We find equally convincing the Government's evidence that many of appellants' advertising claims were factually false, that appellants knew these claims to be false, and that they nevertheless continued to include them in their 'Rigimen Tablet' advertising. Most of the Government's evidence, relating to this branch of its case, concerned statements made by various of the 'live' endorsers. Since this evidence was largely cumulative we think it suffices for our purposes to summarize the Government's case as it related to the first of the 'live' endorsers only, a Mrs. Dorothy Bryce. Mrs. Bryce stated on national television that until she began to take 'Regimen Tablets' she had been unable to lose weight, that 'without dieting' the tablets had caused her to lose 25 pounds in six weeks, and that she 'never felt better' than she did during this period of rapid weight loss. In fact, as Mrs. Bryce testified at trial, she had previously successfully reduced her weight through dieting, she had continued to diet strenuously during the six week period in which she lost the 25 pounds,8 and she become ill during this period of strenuous dieting. Other 'live' endorsers also testified that they strenuously dieted in order to lose weight, and then attributed this weight loss to 'Regimen Tablets' during their nationwide television appearances.9
In order to establish that appellants knew the statements made by the 'live' endorsers were factually false the Government first introduced testimony of the endorsers to the effect that they had been instructed to diet when they were hired: George Levine, the liaison between Kastor-Hilton and Andre, corroborated this by testifying that when Andre interviewed endorsers he invariably asked them whether they had dieted before and impressed upon them the fact that 'Regimen will not burn off fat.' The Government also introduced substantial evidence tending to prove that many of Kastor-Hilton's employees, including Richard King, who was in control of the 'live' endorser campaign, knew that Bryce and the other endorsers were dieting. George Bailey, a former account executive for 'Regimen Tablets,' testified that there was much general discussion at Kastor-Hilton to the effect that the endorsers were dieting. Finally, the Government established that Kastor-Hilton kept Andre well informed about the progress of the 'live' endorsers' campaign, and that Andre in turn supervised that campaign closely. Viewed cumulatively, the evidence adduced by the Government convincingly established that many of the claims made by the 'live endorsers' were factually false. The Government's evidence was also sufficient to support the proposition that appellants knew these claims were false. The Government did not prove that Andre specifically directed Kastor-Hilton to advertise the factually false claims, knowing them to be false, but as he reviewed and approved the 'live' endorser campaign this does not insulate him from liability for their propagation. Harris v. United States, 261 F.2d 792, 796 (9 Cir. 1958), cert. denied, 360 U.S. 933, 79 S.Ct. 1446, 3 L.Ed.2d 1546 (1959). Andre's agent, the Kastor-Hilton agency, certainly knew that the endorsers' statements were factually false and it was permissible for the jury to infer that Kastor-Hilton, through Levine, conveyed this fact to Andre.10 United States v. Press, supra, 336 F.2d at 1009; see United States v. Lichota, 351 F.2d 81 (6 Cir. 1965), cert. denied,382 U.S. 1027, 86 S.Ct. 647, 15 L.Ed.2d 540 (1966). The jury's verdict may be upheld on this ground alone, but we add as an alternative ground for upholding it that a person in Andre's shoes should not be able to insulate himself from liability under 18 U.S.C. 1341 and 1343 by contending he was not told that the claims made for his product by his advertising agency were false, even if the contention should happen to be true. We would hold, if it were not so clear that we need not reach the point, that Andre had some affirmative duty to insure that the claims the agency made for 'Regimen Tablets,' his product that he had arranged to have advertised by the agency, were true. See United States v. Baren, 305 F.2d 527, 532 (2 Cir. 1962); Stone v. United States, 113 F.2d 70, 75 (6 Cir. 1940). A person in Andre's shoes, having failed totally to discharge this responsibility in even the slightest measure, should not be permitted to escape the consequences of his inattention.11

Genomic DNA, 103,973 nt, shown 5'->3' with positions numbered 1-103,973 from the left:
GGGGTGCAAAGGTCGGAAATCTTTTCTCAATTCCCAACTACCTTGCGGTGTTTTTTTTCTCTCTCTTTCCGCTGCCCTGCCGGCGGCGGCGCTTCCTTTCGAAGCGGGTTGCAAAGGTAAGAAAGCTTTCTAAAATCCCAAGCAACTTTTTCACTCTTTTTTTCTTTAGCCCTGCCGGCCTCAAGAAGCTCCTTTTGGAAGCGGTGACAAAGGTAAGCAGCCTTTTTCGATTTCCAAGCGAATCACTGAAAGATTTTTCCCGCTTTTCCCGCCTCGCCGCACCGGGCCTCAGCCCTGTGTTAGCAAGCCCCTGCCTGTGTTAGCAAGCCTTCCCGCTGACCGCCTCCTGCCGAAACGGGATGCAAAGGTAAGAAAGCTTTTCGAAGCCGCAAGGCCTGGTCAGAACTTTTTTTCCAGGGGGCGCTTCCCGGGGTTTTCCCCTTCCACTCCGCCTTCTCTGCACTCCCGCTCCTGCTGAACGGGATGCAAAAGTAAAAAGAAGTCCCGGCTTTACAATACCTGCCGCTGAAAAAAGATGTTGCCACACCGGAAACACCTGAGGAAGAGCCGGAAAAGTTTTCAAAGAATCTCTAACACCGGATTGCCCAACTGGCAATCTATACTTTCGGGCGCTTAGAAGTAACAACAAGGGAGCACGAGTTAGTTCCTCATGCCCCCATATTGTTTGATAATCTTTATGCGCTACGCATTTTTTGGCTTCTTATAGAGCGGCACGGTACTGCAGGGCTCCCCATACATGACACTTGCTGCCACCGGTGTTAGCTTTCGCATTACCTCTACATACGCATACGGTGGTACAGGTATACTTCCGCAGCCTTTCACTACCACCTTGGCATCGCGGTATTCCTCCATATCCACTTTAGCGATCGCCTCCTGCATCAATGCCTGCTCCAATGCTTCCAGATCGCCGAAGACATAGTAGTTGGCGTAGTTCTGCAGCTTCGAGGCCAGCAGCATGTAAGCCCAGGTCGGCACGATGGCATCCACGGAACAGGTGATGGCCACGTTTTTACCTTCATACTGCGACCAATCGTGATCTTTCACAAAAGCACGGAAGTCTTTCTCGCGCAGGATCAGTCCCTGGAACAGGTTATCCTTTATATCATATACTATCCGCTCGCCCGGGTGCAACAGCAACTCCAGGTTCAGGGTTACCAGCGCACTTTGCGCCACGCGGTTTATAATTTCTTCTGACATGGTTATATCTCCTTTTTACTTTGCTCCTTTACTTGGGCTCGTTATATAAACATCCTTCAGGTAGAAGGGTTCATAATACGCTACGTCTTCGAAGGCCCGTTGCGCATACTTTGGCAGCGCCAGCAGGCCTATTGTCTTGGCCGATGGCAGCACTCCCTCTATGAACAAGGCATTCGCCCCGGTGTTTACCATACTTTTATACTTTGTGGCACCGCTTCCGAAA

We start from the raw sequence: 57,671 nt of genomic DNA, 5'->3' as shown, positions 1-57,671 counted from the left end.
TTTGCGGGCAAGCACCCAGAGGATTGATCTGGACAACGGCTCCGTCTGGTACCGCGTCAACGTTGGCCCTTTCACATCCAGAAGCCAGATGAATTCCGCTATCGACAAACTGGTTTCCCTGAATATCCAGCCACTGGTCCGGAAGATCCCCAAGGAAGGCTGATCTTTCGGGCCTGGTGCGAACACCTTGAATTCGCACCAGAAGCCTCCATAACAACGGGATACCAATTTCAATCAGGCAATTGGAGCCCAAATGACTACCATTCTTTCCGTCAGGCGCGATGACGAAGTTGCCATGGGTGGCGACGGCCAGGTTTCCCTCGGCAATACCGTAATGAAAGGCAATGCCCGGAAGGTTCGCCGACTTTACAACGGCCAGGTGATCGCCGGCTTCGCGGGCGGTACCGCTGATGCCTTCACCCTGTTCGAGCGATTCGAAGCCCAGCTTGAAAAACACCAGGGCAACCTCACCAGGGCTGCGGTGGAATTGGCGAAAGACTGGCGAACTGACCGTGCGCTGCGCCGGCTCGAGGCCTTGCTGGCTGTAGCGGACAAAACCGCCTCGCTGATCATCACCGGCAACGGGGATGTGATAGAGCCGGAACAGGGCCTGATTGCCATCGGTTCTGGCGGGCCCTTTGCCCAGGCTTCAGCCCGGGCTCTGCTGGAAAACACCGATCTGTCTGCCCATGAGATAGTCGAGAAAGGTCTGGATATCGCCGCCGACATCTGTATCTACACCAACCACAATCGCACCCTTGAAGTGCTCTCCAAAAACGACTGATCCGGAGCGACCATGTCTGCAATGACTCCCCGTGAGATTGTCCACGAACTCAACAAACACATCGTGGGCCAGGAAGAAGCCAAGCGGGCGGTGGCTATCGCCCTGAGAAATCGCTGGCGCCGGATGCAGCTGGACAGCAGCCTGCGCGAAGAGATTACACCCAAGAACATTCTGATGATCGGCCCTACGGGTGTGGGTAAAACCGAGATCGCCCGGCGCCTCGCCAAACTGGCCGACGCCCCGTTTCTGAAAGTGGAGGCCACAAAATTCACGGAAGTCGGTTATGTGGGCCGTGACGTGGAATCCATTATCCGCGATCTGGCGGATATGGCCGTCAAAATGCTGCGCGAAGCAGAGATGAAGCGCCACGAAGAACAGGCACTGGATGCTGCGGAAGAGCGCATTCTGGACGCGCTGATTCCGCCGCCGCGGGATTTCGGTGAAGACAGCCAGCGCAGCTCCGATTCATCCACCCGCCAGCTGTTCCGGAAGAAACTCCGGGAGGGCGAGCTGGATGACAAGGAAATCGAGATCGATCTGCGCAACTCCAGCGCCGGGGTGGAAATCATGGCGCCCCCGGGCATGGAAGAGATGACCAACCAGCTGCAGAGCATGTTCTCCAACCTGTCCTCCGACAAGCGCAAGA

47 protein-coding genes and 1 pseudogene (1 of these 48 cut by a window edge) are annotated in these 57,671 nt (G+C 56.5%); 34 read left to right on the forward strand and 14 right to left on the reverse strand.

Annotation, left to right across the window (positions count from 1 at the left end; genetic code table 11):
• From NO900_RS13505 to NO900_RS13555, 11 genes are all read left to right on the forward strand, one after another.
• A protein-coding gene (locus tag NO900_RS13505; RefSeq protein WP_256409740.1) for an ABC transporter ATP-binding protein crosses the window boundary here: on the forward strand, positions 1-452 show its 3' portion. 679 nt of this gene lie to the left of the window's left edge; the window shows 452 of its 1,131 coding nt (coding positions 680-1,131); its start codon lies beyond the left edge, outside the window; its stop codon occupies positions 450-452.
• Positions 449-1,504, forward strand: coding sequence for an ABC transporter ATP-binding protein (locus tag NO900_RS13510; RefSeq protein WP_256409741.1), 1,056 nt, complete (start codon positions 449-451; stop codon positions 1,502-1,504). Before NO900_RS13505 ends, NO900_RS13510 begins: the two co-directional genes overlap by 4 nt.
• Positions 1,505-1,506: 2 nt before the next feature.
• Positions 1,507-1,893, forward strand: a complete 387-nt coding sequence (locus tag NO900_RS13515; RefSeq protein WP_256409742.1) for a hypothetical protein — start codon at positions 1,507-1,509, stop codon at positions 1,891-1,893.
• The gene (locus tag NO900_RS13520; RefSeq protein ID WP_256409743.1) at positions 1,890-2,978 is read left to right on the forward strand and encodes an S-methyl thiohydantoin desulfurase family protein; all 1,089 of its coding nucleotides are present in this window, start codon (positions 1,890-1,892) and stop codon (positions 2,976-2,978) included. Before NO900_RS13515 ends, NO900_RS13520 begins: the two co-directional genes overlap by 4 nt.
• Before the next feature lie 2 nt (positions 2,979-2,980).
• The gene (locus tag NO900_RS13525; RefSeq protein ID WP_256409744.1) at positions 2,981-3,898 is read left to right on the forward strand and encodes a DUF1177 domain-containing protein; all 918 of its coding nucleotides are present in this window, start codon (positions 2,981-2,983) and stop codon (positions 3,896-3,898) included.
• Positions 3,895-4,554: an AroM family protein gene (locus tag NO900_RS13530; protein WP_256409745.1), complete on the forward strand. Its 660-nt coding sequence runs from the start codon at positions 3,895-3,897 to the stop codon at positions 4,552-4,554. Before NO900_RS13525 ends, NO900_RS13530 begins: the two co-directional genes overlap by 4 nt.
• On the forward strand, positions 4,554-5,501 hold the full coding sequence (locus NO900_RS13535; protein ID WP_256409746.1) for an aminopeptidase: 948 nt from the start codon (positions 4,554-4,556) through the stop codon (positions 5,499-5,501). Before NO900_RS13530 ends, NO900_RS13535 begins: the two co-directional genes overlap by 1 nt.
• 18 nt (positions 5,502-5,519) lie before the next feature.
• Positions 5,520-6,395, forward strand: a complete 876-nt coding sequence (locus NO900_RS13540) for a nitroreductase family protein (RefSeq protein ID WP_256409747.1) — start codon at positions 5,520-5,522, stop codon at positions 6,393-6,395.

Before this court, appellants raise no substantial question as to the sufficiency of the evidence adduced by the Government and summarized above. Appellants do advance nine grounds that they urge require us to reverse the judgments of conviction entered below. They first urge that all the convictions for violating 18 U.S.C. 1341 and 1343 must be reversed, because the Government failed to adduce proof of an essential element of guilt under those sections. Second, appellants argue that alleged prosecutorial misconduct denied appellants a fair trial. Appellants raise four questions concerning the admission of allegedly inadmissible evidence, each of which they contend requires reversal. One portion of the trial court's charge to the jury is alleged to have denied appellants a fair trial because it was hopelessly confusing. Finally, appellants argue there was insufficient evidence to convict on the conspiracy count and on the misbranding count, and they raise several other questions that relate to the misbranding count alone. We turn to consider each of the grounds for reversal urged by appellants.